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Security, Proprietary Software and Openwashing

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Software
Security
  • Linux 4.4.215 / 4.9.215 / 4.14.172 / 5.5.7 Kernels Bringing Intel KVM Security Fix

    A few days back we reported on a security vulnerability within Intel's KVM virtualization code for the Linux kernel. That vulnerability stems from unfinished kernel code and was fixed for Linux 5.6 Git and is now being back-ported to the 4.4 / 4.9 / 4.14 / 5.5 supported kernels.

    Back on Monday when the CVE-2020-2732 patches first came to light, little was publicly known about the issue but that it stemmed from incomplete code in the vmx_check_intercept functionality in not checking all possible intercepts and in turn could end up emulating instructions that should be disabled by the hypervisor.

  • Let's Encrypt Has Issued a Billion Certificates

    We issued our billionth certificate on February 27, 2020. We’re going to use this big round number as an opportunity to reflect on what has changed for us, and for the Internet, leading up to this event. In particular, we want to talk about what has happened since the last time we talked about a big round number of certificates - one hundred million.

    One thing that’s different now is that the Web is much more encrypted than it was. In June of 2017 approximately 58% of page loads used HTTPS globally, 64% in the United States. Today 81% of page loads use HTTPS globally, and we’re at 91% in the United States! This is an incredible achievement. That’s a lot more privacy and security for everybody.

    Another thing that’s different is that our organization has grown a bit, but not by much! In June of 2017 we were serving approximately 46M websites, and we did so with 11 full time staff and an annual budget of $2.61M. Today we serve nearly 192M websites with 13 full time staff and an annual budget of approximately $3.35M. This means we’re serving more than 4x the websites with only two additional staff and a 28% increase in budget. The additional staff and budget did more than just improve our ability to scale though - we’ve made improvements across the board to provide even more secure and reliable service.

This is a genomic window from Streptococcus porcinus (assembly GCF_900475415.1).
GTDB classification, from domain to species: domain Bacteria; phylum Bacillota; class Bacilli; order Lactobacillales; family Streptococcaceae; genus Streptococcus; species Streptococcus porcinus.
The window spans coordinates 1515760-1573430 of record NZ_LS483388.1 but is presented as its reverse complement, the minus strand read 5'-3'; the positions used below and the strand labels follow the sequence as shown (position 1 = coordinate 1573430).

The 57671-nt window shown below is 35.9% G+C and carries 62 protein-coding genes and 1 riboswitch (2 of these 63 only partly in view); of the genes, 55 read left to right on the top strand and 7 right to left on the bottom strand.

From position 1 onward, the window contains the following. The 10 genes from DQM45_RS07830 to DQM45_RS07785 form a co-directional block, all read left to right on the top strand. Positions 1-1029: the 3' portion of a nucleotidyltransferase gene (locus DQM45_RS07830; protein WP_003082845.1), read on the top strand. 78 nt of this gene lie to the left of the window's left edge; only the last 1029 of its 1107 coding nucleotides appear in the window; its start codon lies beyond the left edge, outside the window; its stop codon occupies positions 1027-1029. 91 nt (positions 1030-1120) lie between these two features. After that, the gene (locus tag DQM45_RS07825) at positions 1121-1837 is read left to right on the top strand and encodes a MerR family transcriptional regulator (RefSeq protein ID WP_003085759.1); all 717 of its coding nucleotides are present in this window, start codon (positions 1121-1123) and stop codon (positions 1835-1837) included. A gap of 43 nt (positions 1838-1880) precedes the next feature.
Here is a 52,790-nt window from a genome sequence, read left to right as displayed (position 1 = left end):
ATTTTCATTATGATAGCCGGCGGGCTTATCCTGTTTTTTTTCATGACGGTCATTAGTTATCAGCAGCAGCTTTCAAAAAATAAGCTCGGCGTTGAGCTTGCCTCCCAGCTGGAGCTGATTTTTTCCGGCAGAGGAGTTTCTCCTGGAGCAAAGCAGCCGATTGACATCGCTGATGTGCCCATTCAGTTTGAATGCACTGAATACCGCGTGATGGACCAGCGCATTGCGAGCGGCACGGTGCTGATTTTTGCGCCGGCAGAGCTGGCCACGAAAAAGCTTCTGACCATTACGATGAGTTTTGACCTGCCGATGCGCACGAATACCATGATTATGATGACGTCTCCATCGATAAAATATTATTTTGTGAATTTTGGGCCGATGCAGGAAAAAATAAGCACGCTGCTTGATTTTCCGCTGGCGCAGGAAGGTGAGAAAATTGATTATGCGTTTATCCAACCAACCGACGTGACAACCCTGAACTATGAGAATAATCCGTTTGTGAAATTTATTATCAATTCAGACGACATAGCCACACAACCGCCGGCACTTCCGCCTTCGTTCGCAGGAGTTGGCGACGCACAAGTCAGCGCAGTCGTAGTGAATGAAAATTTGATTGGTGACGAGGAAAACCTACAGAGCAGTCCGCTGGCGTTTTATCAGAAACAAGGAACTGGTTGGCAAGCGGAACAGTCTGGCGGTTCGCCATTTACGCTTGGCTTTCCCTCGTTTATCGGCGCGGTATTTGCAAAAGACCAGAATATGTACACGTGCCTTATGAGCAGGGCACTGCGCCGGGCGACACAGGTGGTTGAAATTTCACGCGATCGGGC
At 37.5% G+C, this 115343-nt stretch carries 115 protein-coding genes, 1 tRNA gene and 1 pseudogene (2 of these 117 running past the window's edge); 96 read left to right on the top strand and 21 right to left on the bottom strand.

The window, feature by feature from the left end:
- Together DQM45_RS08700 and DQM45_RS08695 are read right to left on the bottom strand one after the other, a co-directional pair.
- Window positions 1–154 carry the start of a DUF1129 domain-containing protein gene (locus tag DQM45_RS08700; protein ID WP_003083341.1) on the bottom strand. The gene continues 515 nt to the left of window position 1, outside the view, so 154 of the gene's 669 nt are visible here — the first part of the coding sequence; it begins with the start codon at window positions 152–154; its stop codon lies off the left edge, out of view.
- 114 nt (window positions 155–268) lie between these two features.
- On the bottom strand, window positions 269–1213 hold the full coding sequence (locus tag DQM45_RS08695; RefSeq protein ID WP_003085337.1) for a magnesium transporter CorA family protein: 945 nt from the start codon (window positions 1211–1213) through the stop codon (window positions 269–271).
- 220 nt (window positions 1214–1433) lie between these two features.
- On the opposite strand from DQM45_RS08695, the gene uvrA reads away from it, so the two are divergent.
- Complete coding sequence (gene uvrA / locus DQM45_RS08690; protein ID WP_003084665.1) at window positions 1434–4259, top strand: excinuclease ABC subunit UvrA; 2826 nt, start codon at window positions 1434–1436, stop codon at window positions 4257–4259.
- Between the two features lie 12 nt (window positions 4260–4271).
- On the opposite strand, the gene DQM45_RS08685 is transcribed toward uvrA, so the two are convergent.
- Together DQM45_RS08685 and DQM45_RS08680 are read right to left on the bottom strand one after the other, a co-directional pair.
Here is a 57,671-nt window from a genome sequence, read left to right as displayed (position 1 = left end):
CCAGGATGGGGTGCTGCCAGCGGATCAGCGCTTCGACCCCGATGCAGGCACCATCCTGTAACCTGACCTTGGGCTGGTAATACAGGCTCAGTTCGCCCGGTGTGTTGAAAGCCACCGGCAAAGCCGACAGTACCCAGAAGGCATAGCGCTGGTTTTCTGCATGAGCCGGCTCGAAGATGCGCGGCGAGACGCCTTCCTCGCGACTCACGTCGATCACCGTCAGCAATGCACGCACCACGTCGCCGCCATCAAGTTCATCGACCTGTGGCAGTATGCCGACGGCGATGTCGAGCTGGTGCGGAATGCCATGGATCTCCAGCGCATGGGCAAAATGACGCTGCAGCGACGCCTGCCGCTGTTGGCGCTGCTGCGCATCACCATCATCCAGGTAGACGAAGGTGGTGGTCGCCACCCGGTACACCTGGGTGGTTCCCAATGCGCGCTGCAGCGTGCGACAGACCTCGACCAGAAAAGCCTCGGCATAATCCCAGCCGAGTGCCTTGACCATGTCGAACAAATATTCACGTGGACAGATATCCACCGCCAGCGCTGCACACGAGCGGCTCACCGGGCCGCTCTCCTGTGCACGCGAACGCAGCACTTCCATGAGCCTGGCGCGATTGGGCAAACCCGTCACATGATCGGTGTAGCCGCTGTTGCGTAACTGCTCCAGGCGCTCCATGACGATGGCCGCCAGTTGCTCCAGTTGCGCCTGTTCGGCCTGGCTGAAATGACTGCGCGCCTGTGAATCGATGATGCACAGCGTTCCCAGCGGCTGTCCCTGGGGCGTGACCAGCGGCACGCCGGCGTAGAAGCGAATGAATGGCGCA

Nothing drives adoption like ease of use, and the foundation for ease of use in the certificate space is our ACME protocol. ACME allows for extensive automation, which means computers can do most of the work. It was also standardized as RFC 8555 in 2019, which allows the Web community to confidently build an even richer ecosystem of software around it. Today, thanks to our incredible community, there is an ACME client for just about every deployment environment. Certbot is one of our favorites, and they’ve been working hard to make it even easier for people to use.

  • The “Cloud Snooper” malware that sneaks into your Linux servers [Ed: Sophos citing itself, hyping up the threat is installing malicious software on one's own server]

    SophosLabs has just published a detailed report about a malware attack dubbed Cloud Snooper.

    The reason for the name is not so much that the attack is cloud-specific (the technique could be used against pretty much any server, wherever it’s hosted), but that it’s a sneaky way for cybercrooks to open up your server to the cloud, in ways you very definitely don’t want, “from the inside out”.

    The Cloud Snooper report covers a whole raft of related malware samples that our researchers found deployed in combination.

  • OpenSMTPD Email Server Vulnerability Threatens Many Linux and BSD Systems [Ed: It is this package, not the operating systems (GNU/Linux rarely uses this)]

    A critical vulnerability has been discovered in the OpenBSD email server OpenSMTPD. Exploiting the flaw could allow remote code execution attacks. The seriousness of the vulnerability poses a threat to the integrity of OpenBSD and Linux systems.

  • A billion Wi-Fi devices suffer from a newly discovered security fla

    More than a billion internet-connected devices—including Apple's iPhone and Amazon's Echo—are affected by a security vulnerability that could allow [attackers] to spy on traffic sent over Wi-Fi.

  • New ‘Haken’ Malware Found On Eight Apps In Google Play Store

    Eight apps – mostly camera utilities and children’s games – were discovered spreading a new malware strain that steals data and signs victims up for expensive premium services.

  •                            

  • What does it take to commit to 100% open source?

                                 

                                   

    While experts in the database market in particular agree that open source is becoming the norm, the question remains, just how open is this sector’s open-source software? Can software providers realistically succeed with a company that’s 100% open source? Furthermore, would a proprietary infrastructure software provider with a freemium tier be able to achieve the same benefits as those committing to open source?

                                   

    The short answer is, yes — a proprietary infrastructure software company with a freemium tier could theoretically achieve the same benefits as companies going fully open source. However, it’s important to recognize that it would take a freemium model company a significantly longer period of time for its software to mature to the same level as that of an open-source company. Also, the loss of collaborative development and slower feedback loops would likely lead to a higher probability of the software never achieving market traction and ultimately fading away into oblivion.

  • Mirantis: Balancing Open Source With Guardrails